Thomas Joseph Edmund Adès
Thomas Joseph Edmund Adès
by Phil Hale
oil on canvas, 2002
84 1/8 in. x 42 1/4 in. (2138 mm x 1073 mm)
Commissioned with help from the Jerwood Charitable Foundation through the Jerwood Portrait Commission, 2002
This portraitback to top
The portrait is the result of a close collaboration between artist and sitter over a seven month period. The setting is an anonymous corner of Ades' London home.
Linked publicationsback to top
- 100 Portraits, p. 140
- Smartify image discovery app
- Howgate, Sarah; Nairne, Sandy, A Guide to Contemporary Portraits, 2009, p. 27 Read entry
Thomas Adès (b. 1971) is recognised as one of today’s foremost classical composers. The portrait by Philip Hale combines a nod to tradition with a contemporary influence: the swagger portraits of Sargent with the soul-searching of Schiele. Over seven months, Hale made numerous photographs, drawings and oil sketches to establish a suitable context and pose. Adès did not want to be portrayed in the predictable setting of a concert hall and favoured a dark, anonymous corner of his London apartment. His twisted pose echoes the shape of a musical note; his right hand is contorted as he exercises his fingers after a fall. Hale’s high viewpoint adds drama to the composition and accentuates a sense of discomfort, softened by the play of textures in the folds of the linen suit and the reflective glass of the table.
- Nairne, Sandy (introduction), 500 Portraits: BP Portrait Award, 2011, p. 318
- Nairne, Sandy; Howgate, Sarah, The Portrait Now, 2006, p. 32 Read entry
The setting and pose for this portrait of the young composer and artistic director of the Aledburgh Festival was born out of an intense photography session. The sitter, certain that he did not wish to be portrayed in the traditional setting of concert hall or rehearsal room, chose a dark and anonymous corner of his London home as a backdrop. In the sweep of the full-length figure, which echoes the shape of a musical note, and the attention to detail, with a play on texture and surfaces, this painting is rooted in the swagger portrait tradition. However, the existentialist angst of this unvonventional pose - with Adés's twisted body and right hand contorted into a figer exercise after an injury - calls to mind the etiolated isolation of Egon Schiele's figures.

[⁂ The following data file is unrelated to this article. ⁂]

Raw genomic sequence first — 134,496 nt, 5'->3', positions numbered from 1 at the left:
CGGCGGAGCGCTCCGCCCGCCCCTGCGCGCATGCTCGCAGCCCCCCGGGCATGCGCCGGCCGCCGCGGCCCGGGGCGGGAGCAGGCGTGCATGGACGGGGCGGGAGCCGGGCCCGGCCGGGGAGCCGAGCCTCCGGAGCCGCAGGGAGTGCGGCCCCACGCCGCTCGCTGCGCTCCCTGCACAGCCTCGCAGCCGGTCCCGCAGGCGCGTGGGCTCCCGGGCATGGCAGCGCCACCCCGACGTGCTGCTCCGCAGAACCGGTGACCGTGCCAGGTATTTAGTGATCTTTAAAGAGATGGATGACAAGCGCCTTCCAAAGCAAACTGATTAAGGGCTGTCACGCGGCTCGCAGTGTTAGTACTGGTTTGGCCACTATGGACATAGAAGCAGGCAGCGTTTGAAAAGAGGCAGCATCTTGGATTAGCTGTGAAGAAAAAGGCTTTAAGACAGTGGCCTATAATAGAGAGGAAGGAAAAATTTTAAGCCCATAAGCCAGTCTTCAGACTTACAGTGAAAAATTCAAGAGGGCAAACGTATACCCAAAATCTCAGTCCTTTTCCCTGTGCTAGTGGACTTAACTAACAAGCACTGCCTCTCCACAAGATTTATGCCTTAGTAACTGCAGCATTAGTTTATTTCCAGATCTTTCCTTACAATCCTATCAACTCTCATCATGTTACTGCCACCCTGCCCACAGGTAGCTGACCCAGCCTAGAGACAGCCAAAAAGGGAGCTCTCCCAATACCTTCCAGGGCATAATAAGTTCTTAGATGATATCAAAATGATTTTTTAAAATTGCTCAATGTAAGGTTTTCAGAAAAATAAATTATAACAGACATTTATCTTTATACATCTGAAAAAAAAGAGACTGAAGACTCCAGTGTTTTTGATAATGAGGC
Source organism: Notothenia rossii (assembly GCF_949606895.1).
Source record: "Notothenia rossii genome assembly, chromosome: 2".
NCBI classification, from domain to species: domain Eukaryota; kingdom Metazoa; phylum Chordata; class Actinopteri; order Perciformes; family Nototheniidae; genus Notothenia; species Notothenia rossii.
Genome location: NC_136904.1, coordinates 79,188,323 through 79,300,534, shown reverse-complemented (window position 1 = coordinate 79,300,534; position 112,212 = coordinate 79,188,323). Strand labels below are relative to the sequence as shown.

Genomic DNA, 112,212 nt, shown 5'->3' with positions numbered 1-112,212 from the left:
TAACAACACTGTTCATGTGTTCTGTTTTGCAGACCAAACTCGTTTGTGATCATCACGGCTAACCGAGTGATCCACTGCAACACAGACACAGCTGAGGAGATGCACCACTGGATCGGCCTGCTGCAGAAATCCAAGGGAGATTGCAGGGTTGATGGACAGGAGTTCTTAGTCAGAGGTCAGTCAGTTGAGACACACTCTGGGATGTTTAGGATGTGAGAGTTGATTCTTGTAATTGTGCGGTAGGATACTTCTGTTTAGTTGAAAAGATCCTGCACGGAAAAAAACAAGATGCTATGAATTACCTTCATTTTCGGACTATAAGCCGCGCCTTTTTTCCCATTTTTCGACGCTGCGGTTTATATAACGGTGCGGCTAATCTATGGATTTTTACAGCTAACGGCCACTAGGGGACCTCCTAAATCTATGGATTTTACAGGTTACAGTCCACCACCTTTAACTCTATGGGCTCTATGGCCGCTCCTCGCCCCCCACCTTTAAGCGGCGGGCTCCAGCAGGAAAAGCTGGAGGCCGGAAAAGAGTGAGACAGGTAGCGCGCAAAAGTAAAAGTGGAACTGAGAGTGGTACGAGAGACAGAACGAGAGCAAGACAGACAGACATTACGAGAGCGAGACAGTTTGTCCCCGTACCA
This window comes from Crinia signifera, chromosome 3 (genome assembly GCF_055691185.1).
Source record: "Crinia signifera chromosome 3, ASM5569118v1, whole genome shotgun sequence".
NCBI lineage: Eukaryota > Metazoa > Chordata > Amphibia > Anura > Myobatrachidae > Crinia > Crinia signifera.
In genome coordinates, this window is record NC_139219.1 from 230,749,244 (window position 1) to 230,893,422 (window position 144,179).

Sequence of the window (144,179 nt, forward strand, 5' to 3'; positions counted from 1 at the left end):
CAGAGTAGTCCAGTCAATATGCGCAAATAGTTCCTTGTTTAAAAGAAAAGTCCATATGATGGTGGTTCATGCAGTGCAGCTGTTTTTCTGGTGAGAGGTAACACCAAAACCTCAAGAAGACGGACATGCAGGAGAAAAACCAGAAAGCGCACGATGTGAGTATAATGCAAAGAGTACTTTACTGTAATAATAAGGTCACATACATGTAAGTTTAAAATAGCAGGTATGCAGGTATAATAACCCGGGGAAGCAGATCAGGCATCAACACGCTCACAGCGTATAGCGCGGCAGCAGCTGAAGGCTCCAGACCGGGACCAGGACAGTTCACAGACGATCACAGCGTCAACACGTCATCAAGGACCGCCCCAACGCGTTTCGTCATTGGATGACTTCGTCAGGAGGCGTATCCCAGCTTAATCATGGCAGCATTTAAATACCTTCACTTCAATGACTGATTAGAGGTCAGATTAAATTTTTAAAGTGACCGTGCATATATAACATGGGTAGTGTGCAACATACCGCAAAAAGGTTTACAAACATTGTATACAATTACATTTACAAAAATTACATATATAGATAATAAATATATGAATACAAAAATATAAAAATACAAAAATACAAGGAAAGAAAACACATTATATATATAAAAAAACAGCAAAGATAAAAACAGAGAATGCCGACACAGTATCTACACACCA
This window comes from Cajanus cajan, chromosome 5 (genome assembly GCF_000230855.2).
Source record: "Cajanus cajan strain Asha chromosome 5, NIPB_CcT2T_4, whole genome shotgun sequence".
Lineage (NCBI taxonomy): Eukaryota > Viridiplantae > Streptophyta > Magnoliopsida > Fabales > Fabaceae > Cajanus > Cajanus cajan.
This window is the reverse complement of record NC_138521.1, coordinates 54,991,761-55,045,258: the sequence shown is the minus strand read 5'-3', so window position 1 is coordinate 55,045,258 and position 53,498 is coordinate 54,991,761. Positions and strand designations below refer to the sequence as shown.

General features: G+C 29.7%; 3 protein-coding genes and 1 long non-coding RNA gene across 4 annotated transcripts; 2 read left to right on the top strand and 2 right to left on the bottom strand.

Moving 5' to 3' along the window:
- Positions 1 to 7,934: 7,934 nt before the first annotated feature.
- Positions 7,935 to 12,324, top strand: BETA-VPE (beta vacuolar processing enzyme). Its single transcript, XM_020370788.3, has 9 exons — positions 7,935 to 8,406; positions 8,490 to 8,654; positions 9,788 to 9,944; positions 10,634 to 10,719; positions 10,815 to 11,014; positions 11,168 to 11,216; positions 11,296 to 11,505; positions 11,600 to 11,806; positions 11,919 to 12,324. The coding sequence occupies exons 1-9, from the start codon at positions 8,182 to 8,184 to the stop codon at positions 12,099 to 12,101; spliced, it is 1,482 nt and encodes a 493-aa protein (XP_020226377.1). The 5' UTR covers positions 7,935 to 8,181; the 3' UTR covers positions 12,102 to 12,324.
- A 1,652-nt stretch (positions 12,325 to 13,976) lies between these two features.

- Tinker, Christopher, Speak its Name! - Quotations by and about Gay Men and Women, 2016, p. 254
- Various contributors, National Portrait Gallery: A Portrait of Britain, 2014, p. 261 Read entry
Thomas Adès has achieved acclaim as composer, conductor and pianist. His work with the Hallé Orchestra includes These Premises Are Alarmed, performed for the opening of the Bridgewater Hall (1996). The orchestral piece Asyla (1997) was toured by the City of Birmingham Symphony Orchestra under Sir Simon Rattle’s direction. Powder Her Face (1995), his first opera, was followed by The Tempest (2004), a commission from the Royal Opera House, London. A collaboration with video artist Tal Rosner resulted in a piano concerto and moving image piece titled In Seven Days, which premiered at the Royal Festival Hall (2008). Artistic director of the Aldeburgh Festival (1999– 2008), Adès has recorded works by composers including György Kurtág, Igor Stravinsky and Leoš Janácek.
Canadian-born artist Phil Hale (b.1963), who had won second prize in the Gallery’s BP Portrait Award in 2001, made numerous photographs, drawings and oil sketches over a seven-month period. Adès was clear that he did not want to be depicted in a concert hall for his portrait. The decision was finally made to set the portrait in an anonymous corner of the composer’s London home, a contrast to the dramatised pose of the sitter.
Linked displays and exhibitionsback to top
- Performance (29 September 2008 - 1 March 2009)
- Icons and Idols: Commissioning Contemporary Portraits (2 March 2006 - 18 June 2006)
Events of 2002back to top
Current affairs2002 was an eventful year for the Royal Family, highlighted by the Queen's Golden Jubilee celebrations, but marred by the death of Princess Margaret, followed just three months later by the death of Queen Elizabeth, the Queen Mother at the age of 101 (making her the longest lived royal in British History).
Art and scienceThe relationship between two of the greatest modern masters is celebrated in Tate Modern's blockbuster exhibition Matisse Picasso. By exhibiting their works side-by-side, the show revealed the relationship between the two artists from 1906-54.
The 'Party at the Palace' concert in celebration of the Queen's Jubilee brings together stars from the last 50 years of Pop: Paul McCartney, Tom Jones, Brian Wilson, Queen, Ozzy Osbourne and Elton John.